My good friend Wim Kok was in fact happy that I invented in May 1991 the opt-out for the British, because we had – you were there – to have these things be dealt with in a way that would not harm later on the whole political and monetary process of the Maastricht Treaty. I proposed this in May 1991. Norman Lamont, who was the then Chancellor in Britain, was very happy about that, but then after the meeting he came to me and said: ''Jean-Claude, that is fine, that is excellent, that is genius, but do not do it now; we have to do it in December in Maastricht''. I went to see Jacques Delors and said: ''Do not tell the press that we have an agreement as far as the British opt-out is concerned''. Of course Jacques Delors being Jacques Delors, started the press conference by saying: ''We have...''. Then this has been known as the Delors plan. I was very jealous, because it was mine. And it took until Jacques wrote his mémoires before the real story was told. He was apologising that he was usurping this moment. But the reality is, the truth is it had nothing to do with the German reunification. Nothing.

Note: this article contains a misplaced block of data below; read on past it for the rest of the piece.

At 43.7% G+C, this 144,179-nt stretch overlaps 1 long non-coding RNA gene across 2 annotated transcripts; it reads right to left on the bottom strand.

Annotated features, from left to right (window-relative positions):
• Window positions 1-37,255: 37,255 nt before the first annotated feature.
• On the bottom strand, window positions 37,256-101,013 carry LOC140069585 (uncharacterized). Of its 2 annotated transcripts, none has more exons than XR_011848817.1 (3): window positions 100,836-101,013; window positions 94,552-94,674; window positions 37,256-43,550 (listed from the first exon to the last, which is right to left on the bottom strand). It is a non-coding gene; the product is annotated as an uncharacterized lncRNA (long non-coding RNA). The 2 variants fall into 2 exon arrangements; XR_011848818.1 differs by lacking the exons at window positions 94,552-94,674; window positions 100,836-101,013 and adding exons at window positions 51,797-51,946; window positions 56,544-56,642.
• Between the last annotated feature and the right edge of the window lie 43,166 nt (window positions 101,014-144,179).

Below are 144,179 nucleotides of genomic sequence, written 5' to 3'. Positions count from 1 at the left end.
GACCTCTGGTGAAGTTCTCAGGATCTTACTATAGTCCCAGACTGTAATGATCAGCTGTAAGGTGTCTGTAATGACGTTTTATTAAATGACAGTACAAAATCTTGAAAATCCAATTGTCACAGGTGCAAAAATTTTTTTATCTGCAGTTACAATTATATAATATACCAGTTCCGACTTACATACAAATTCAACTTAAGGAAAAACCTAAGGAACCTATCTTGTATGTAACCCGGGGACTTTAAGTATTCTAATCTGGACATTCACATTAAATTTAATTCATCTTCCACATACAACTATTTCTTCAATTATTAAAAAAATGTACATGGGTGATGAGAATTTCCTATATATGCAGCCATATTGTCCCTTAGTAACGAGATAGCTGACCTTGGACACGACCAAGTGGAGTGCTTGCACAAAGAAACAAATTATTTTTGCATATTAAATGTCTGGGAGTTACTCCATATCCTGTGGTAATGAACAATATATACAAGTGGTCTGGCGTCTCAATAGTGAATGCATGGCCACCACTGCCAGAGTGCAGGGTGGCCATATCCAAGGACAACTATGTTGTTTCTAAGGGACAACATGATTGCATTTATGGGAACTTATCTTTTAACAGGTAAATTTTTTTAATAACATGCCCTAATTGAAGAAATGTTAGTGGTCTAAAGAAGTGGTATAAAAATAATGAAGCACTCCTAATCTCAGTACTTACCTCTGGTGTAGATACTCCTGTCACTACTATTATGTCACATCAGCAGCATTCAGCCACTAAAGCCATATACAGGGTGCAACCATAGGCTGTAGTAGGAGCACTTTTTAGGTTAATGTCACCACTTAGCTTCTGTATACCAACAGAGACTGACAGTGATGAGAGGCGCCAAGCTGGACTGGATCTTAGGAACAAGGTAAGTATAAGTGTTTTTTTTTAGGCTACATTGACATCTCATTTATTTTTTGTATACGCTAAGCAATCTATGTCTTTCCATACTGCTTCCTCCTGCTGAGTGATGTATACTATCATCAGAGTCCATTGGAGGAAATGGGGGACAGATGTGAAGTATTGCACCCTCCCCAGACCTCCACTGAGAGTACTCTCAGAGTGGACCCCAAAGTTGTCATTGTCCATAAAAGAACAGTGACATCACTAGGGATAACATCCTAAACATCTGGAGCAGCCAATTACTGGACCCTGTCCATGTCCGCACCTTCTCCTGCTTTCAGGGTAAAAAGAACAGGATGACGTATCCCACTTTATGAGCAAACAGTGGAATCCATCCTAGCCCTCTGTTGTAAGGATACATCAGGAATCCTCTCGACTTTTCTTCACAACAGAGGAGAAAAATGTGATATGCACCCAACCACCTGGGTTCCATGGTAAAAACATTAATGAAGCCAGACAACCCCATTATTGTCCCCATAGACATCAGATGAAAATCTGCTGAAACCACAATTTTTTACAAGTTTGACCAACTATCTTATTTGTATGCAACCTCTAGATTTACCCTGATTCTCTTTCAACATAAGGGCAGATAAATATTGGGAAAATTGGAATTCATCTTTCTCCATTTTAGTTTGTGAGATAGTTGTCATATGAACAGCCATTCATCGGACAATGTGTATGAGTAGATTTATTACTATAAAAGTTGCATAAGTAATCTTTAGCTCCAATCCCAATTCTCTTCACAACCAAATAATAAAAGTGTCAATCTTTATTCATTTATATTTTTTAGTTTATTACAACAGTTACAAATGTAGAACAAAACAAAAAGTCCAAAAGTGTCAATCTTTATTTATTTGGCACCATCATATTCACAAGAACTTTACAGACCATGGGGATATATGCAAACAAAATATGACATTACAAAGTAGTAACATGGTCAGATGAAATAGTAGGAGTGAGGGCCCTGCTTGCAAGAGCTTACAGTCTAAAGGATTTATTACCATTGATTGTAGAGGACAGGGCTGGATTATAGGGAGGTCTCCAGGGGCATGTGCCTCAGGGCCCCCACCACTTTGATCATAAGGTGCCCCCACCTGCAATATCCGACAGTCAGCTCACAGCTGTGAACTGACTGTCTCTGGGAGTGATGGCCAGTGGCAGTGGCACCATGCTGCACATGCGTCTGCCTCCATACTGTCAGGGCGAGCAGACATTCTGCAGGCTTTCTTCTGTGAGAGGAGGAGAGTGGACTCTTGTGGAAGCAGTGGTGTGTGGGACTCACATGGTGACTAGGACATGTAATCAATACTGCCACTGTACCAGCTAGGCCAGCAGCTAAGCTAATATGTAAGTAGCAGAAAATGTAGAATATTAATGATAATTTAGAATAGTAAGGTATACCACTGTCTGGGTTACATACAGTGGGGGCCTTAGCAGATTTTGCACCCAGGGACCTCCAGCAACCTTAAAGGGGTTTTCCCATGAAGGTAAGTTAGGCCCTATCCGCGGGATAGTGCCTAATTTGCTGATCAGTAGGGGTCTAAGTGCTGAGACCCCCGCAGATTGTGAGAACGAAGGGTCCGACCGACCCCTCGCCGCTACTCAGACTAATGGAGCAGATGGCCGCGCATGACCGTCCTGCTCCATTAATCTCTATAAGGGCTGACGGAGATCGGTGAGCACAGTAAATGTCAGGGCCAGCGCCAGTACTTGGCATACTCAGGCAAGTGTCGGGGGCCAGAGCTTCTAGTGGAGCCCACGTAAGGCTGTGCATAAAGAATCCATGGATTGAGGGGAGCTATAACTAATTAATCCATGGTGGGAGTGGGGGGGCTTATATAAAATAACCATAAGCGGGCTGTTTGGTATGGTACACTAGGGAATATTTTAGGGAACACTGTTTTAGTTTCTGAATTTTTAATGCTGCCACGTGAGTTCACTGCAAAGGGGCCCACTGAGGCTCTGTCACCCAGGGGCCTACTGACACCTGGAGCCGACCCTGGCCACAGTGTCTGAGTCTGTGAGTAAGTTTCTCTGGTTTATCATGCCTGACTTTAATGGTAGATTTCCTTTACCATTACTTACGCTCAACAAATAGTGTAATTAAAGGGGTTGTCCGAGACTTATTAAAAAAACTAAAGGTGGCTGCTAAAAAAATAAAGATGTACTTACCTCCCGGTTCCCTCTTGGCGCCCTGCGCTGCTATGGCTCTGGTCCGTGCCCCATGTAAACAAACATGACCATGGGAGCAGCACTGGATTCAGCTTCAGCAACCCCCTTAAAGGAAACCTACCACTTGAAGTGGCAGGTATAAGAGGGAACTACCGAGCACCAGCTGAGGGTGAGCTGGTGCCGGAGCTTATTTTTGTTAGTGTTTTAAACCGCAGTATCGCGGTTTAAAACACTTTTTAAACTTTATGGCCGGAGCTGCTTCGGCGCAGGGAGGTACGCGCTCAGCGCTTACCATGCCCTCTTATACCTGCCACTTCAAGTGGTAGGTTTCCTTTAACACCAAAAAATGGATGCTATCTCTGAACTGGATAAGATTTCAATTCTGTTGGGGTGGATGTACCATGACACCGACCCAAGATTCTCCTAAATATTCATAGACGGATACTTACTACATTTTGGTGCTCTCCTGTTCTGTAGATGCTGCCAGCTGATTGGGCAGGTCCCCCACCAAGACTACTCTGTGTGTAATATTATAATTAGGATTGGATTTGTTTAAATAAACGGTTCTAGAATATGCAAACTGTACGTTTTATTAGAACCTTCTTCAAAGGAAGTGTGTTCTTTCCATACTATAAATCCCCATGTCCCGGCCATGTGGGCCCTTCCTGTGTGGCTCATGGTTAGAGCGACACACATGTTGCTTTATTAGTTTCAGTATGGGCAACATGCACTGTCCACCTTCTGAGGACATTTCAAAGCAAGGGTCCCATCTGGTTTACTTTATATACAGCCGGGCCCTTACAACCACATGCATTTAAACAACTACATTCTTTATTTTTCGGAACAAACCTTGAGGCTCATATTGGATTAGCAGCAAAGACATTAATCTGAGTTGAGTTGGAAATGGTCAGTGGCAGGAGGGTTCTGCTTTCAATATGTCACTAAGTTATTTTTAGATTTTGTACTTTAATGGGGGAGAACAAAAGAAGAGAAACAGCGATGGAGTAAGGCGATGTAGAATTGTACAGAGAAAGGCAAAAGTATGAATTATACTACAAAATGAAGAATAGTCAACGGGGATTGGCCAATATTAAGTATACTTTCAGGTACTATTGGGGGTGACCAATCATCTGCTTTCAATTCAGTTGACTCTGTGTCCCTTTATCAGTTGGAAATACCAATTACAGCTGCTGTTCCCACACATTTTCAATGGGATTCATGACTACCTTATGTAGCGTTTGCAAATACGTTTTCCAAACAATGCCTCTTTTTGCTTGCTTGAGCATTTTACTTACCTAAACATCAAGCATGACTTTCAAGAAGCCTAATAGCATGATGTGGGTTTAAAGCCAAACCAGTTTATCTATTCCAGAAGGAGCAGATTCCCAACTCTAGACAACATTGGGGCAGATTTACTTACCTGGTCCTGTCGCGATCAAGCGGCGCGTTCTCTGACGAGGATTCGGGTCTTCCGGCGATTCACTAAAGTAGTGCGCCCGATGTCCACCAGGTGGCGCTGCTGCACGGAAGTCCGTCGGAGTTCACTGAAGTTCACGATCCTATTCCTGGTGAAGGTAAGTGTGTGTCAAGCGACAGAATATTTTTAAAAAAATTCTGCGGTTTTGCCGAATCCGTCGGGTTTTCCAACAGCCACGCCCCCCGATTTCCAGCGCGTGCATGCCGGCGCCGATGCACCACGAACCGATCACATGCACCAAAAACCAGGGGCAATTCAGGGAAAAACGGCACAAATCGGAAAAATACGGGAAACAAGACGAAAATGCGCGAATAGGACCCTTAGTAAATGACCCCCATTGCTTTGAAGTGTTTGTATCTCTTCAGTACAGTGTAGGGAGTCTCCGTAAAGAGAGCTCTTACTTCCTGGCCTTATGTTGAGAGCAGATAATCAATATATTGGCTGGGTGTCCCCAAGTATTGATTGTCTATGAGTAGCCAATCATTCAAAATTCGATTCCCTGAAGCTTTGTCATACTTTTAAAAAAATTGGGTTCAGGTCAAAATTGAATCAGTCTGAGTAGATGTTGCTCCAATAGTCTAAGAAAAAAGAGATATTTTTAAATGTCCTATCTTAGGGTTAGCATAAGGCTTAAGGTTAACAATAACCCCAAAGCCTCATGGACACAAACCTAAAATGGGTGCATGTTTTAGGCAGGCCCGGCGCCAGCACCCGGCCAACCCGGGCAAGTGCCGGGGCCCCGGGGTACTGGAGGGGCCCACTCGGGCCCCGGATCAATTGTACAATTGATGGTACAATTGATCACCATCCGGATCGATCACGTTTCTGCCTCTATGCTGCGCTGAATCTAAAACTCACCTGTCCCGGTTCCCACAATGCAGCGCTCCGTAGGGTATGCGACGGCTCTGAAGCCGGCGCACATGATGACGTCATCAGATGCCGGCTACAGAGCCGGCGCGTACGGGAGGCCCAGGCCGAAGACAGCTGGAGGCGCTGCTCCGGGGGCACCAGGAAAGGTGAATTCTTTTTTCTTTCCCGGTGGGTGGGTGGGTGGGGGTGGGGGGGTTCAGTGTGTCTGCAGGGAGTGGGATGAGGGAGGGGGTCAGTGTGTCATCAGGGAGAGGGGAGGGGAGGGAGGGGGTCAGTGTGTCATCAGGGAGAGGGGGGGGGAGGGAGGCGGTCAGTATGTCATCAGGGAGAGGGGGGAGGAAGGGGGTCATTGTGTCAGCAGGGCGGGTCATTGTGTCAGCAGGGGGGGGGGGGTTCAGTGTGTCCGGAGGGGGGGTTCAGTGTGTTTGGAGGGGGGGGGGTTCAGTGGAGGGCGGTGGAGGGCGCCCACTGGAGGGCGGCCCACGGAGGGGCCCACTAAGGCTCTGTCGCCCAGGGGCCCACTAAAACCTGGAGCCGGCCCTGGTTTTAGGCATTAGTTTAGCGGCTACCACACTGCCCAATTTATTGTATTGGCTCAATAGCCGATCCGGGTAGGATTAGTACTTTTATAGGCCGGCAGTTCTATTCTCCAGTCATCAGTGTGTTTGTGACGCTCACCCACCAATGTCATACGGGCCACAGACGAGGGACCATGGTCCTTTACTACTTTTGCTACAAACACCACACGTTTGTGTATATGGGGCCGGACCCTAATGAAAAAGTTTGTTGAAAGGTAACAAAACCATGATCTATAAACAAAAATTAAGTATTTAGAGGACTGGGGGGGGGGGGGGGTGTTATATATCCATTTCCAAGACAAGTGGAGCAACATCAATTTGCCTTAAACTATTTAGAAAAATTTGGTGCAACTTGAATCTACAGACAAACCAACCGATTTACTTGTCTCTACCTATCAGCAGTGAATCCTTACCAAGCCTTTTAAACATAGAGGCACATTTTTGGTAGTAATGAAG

My friend Wim, he invented something different: instead of having an opt-out for Britain, he wanted all the others to have an opt-in in the Monetary Union and in the single currency. This was rejected by colleagues and so what we have decided under Luxembourgish chairmanship was finally adopted.

What I wanted to say is that we cannot explain the European Union, the European project, simply by going back to history. That is important, but if we want to convince younger people that the European Union is a must today and in the years to come, we have to explain European history in a perspective. What is Europe today and what will Europe be tomorrow and the day after tomorrow?

Europe is the smallest continent. We do not know it. The European Union, that is 5.5 million square kilometres. Russia: 17.5. Questions? We are a relevant part of the global economy: 25% of the global GPD. In 10 years from now, it will be 15%. In 20 years from now, not one single Member State of the European Union will be a member of the G7. Questions? And from a demographic point of view, we are not really disappearing, but we are losing demographic weight. At the beginning of the 20th century, the Europeans represented 20% of the human kind. Now, at the beginning of this century: 7%. At the end of this century: 4% out of 10 billion people. So those who do think that time has come to deconstruct, to put Europe in pieces, to subdivide us in national divisions, are totally wrong. We will not exist as single nations without the European Union.

Thank you for listening.

SPEECH/16/4343